For the day, September crude oil finished lower by .55 at 66.30, off an afternoon low of 65.375.
It was a characteristically quiet Monday for economic data, with the New York Empire State Manufacturing Index released at 8:30. The Index declined from 23.9 in July to 23 for August, exceeding expectations for a reading of 18.9. The "new orders" component set a high for the year at 33.8, and the "employment" component rose from 1.4 in July to 10.2 in the current month. However, "prices paid" rose from 21.6 in July to 29.00.
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In corporate news, Lowe (LOW) reported that it earned $838 million, or $1.05 per share on sales of $11.93 billion in Q2, up from last year's $700 million or 87 cents on sales of $10.17 billion in the year-ago quarter. Estimates were for EPS of $1.02 and sales of $11.81 billion. The company expects full year EPS of $3.31-$3.37, and total sales to increase 16%, compared with the current consensus of 17% growth and EPS of $3.29. For the month of July, same-store sales rose 6.5%. LOW finished higher by 1.09% at 65.90.
Agilent (A) reported that Q3 earnings rose 4% from $100 million or 20 cents per share to $104 million or 21 cents in the current quarter, missing estimates by a nickel. Revenue declined from $1.89 in the year-ago quarter to $1.69 billion, missing its expected $1.7-$1.8 billion range. However, the company affirmed Q4 estimates of 33-38 cents on revenue of $1.79-$1.89 billion. It also announced that it will be cutting 1300 jobs and restructuring, including spinoffs and a $4 billion stock buyback that are expected to reduce infrastructure costs by $450 million per year. The transactions are expected to complete by mid-fiscal 2006.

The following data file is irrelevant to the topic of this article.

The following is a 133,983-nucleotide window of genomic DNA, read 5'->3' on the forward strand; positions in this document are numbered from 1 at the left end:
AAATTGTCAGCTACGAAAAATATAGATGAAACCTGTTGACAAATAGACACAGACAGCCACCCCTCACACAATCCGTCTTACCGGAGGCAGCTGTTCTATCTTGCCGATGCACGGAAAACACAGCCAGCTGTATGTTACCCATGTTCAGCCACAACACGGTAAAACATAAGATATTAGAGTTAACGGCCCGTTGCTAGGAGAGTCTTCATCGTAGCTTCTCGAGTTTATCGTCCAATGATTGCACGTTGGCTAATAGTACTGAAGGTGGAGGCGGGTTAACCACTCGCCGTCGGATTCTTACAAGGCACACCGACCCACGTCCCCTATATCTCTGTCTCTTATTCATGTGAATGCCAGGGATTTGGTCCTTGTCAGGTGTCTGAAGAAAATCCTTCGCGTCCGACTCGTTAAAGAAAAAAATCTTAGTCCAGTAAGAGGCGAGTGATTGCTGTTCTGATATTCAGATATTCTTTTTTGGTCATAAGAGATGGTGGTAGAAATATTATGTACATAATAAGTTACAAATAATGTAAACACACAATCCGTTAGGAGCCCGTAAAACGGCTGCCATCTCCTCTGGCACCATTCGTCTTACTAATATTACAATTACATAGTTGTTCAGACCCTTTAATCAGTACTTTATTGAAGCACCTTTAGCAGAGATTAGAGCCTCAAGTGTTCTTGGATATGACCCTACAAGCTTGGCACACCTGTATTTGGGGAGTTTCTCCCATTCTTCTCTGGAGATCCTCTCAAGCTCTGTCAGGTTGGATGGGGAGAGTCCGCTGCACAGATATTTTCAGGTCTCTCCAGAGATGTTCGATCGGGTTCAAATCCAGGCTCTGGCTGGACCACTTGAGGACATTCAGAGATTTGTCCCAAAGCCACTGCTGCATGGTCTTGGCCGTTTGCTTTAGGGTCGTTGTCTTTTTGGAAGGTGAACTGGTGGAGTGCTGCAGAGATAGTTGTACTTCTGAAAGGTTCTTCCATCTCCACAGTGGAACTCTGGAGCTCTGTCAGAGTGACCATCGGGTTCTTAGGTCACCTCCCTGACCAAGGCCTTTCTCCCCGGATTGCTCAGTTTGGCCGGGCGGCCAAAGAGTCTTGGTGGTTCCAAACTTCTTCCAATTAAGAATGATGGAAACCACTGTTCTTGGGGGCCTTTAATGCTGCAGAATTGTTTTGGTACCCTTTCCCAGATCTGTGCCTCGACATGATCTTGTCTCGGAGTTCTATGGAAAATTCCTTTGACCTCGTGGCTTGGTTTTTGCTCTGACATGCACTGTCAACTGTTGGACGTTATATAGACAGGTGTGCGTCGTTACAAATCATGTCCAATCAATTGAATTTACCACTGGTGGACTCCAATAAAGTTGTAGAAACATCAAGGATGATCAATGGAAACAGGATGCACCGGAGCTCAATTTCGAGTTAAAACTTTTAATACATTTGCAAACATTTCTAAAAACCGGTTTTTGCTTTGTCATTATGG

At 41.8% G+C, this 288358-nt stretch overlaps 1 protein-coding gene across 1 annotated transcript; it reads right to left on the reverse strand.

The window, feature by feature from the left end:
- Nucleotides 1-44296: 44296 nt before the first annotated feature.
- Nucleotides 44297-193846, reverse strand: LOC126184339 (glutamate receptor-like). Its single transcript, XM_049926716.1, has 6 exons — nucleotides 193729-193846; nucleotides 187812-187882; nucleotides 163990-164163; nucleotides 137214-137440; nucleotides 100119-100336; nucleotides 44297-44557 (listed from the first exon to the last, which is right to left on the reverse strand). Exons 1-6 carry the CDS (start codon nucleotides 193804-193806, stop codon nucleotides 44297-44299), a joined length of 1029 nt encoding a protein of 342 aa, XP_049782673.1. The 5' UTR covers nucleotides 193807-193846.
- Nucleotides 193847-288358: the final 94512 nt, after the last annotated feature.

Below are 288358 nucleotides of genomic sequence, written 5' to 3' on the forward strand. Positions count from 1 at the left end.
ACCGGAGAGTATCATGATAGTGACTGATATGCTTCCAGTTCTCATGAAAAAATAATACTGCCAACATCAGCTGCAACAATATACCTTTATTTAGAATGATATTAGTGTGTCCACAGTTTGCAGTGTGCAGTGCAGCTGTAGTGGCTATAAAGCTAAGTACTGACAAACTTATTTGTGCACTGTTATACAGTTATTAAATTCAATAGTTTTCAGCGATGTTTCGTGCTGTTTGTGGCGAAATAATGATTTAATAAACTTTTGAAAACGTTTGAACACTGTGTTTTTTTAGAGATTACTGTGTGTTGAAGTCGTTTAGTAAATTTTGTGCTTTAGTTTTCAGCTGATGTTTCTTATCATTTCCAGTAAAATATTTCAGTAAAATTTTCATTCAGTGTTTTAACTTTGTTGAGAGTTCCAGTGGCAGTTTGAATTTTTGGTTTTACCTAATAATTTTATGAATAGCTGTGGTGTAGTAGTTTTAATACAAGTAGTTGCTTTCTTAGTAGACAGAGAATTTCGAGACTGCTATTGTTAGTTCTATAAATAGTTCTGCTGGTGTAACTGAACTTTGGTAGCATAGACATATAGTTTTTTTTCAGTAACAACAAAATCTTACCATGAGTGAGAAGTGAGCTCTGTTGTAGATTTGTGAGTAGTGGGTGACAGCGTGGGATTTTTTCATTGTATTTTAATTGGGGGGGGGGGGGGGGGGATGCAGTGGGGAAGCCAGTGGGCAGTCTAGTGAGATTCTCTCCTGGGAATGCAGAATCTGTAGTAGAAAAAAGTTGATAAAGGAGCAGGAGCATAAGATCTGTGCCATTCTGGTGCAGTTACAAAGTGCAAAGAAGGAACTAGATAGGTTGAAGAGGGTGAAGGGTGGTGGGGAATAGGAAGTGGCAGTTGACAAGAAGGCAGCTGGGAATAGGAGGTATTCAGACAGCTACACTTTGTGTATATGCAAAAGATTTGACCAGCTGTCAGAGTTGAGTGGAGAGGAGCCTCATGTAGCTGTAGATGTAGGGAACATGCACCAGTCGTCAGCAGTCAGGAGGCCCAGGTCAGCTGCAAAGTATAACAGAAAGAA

Philips Electronics (PHG) announced that it would be buying A's 47% position in Lumileds Lighting for $950 million cash, which would bring its holdings to 96.5%. The WSJ reported that Kohlberg Kravis Roberts & Co. and Silver Lake Partners will be buying A's semiconductor business for an estimated $2.6 billion. The proceeds of this nearly $3.6 billion in new liquidity are expected to be spent on its stock buyback.
Agilent finished higher by 3.88 or 14.69% at 30.29. PHG gained .56% to close at 26.97.
Delta Airlines (DAL) got slammed in premarket trading on news that the company has begun to arrange financing in preparation for a bankruptcy filing. According to a New York Times report, DAL was speaking with GE's Commercial Finance Unit, one of its creditors. DAL lost 21 cents or 13.04% to close at 1.40, while GE gained .02 to finish at 34.27.
The National Association of Home Builders-Wells Fargo announced that their Housing Market Index declined from 70 in July to 67 in the current month. The diffusion index indicates optimism amongst home builders on readings above 50, and so this month's reading indicates that they are slightly less optimistic than in the previous month. This is notable in light of the fact that bond yields have risen considerably since July. Marketwatch reported that the Index for current sales dropped to 72 from 76, a more than 12 month low. Buyers traffic fell from 55 to 50, while the index for future sales held at 77.
The Fed cleared some of the mist later in the day, reporting that US banks eased lending standards and terms during the past 3 months, helping to bolster demand from buyers.
It's set to be a heavy week for economic data, with the CPI, Housing Starts and Building Permits, Industrial Production and Capacity Utilization scheduled for tomorrow, followed by the PPI on Wednesday, then Initial Claims, Leading Economic Indicators and the Philadelphia Fed on Thursday. For tomorrow, the overbought intraday cycles will be dueling with the stalling daily cycle downphases. A break above or today's range should break the deadlock, but with op-ex week manipulations thrown into the mix, the potential for false moves and whipsaws will be greater than usual.